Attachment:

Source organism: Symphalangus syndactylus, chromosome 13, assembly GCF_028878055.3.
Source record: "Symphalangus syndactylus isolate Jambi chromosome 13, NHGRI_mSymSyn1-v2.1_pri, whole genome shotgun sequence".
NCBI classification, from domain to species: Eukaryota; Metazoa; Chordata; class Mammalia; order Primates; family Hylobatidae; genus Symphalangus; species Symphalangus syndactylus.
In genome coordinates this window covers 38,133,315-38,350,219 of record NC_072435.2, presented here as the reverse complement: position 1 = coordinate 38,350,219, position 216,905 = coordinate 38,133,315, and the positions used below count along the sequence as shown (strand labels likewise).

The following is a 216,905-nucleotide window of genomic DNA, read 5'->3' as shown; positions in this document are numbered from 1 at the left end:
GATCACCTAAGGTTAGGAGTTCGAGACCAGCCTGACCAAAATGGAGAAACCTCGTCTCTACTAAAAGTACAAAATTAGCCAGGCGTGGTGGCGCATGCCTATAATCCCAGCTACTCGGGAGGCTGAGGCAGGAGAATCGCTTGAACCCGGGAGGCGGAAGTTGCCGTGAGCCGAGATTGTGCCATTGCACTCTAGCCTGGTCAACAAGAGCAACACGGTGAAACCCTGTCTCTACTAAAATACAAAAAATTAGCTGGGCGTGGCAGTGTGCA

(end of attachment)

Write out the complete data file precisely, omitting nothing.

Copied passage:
Source organism: Symphalangus syndactylus, chromosome 13, assembly GCF_028878055.3.
Source record: "Symphalangus syndactylus isolate Jambi chromosome 13, NHGRI_mSymSyn1-v2.1_pri, whole genome shotgun sequence".
NCBI classification, from domain to species: Eukaryota; Metazoa; Chordata; class Mammalia; order Primates; family Hylobatidae; genus Symphalangus; species Symphalangus syndactylus.
In genome coordinates this window covers 38,133,315-38,350,219 of record NC_072435.2, presented here as the reverse complement: position 1 = coordinate 38,350,219, position 216,905 = coordinate 38,133,315, and the positions used below count along the sequence as shown (strand labels likewise).

The following is a 216,905-nucleotide window of genomic DNA, read 5'->3' as shown; positions in this document are numbered from 1 at the left end:
GATCACCTAAGGTTAGGAGTTCGAGACCAGCCTGACCAAAATGGAGAAACCTCGTCTCTACTAAAAGTACAAAATTAGCCAGGCGTGGTGGCGCATGCCTATAATCCCAGCTACTCGGGAGGCTGAGGCAGGAGAATCGCTTGAACCCGGGAGGCGGAAGTTGCCGTGAGCCGAGATTGTGCCATTGCACTCTAGCCTGGTCAACAAGAGCAACACGGTGAAACCCTGTCTCTACTAAAATACAAAAAATTAGCTGGGCGTGGCAGTGTGCA